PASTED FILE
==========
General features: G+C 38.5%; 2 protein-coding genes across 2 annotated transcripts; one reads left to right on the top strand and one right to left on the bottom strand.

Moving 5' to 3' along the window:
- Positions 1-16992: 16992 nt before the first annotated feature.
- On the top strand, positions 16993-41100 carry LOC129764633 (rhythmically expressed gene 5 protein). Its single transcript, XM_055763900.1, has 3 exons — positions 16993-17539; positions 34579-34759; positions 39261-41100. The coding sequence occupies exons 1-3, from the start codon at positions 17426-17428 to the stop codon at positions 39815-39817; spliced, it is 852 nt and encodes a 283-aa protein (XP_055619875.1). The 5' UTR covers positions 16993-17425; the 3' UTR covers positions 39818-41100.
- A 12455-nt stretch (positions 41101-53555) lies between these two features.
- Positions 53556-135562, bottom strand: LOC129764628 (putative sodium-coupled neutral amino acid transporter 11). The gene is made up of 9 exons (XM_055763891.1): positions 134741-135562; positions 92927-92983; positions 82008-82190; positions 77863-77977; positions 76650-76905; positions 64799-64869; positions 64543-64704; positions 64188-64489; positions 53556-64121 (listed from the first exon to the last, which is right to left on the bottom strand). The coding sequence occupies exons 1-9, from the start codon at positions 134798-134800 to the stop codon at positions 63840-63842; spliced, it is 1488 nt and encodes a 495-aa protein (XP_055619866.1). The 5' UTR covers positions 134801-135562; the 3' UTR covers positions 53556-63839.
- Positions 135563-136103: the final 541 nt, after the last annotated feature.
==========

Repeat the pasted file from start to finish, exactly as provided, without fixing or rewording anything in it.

General features: G+C 38.5%; 2 protein-coding genes across 2 annotated transcripts; one reads left to right on the top strand and one right to left on the bottom strand.

Moving 5' to 3' along the window:
- Positions 1-16992: 16992 nt before the first annotated feature.
- On the top strand, positions 16993-41100 carry LOC129764633 (rhythmically expressed gene 5 protein). Its single transcript, XM_055763900.1, has 3 exons — positions 16993-17539; positions 34579-34759; positions 39261-41100. The coding sequence occupies exons 1-3, from the start codon at positions 17426-17428 to the stop codon at positions 39815-39817; spliced, it is 852 nt and encodes a 283-aa protein (XP_055619875.1). The 5' UTR covers positions 16993-17425; the 3' UTR covers positions 39818-41100.
- A 12455-nt stretch (positions 41101-53555) lies between these two features.
- Positions 53556-135562, bottom strand: LOC129764628 (putative sodium-coupled neutral amino acid transporter 11). The gene is made up of 9 exons (XM_055763891.1): positions 134741-135562; positions 92927-92983; positions 82008-82190; positions 77863-77977; positions 76650-76905; positions 64799-64869; positions 64543-64704; positions 64188-64489; positions 53556-64121 (listed from the first exon to the last, which is right to left on the bottom strand). The coding sequence occupies exons 1-9, from the start codon at positions 134798-134800 to the stop codon at positions 63840-63842; spliced, it is 1488 nt and encodes a 495-aa protein (XP_055619866.1). The 5' UTR covers positions 134801-135562; the 3' UTR covers positions 53556-63839.
- Positions 135563-136103: the final 541 nt, after the last annotated feature.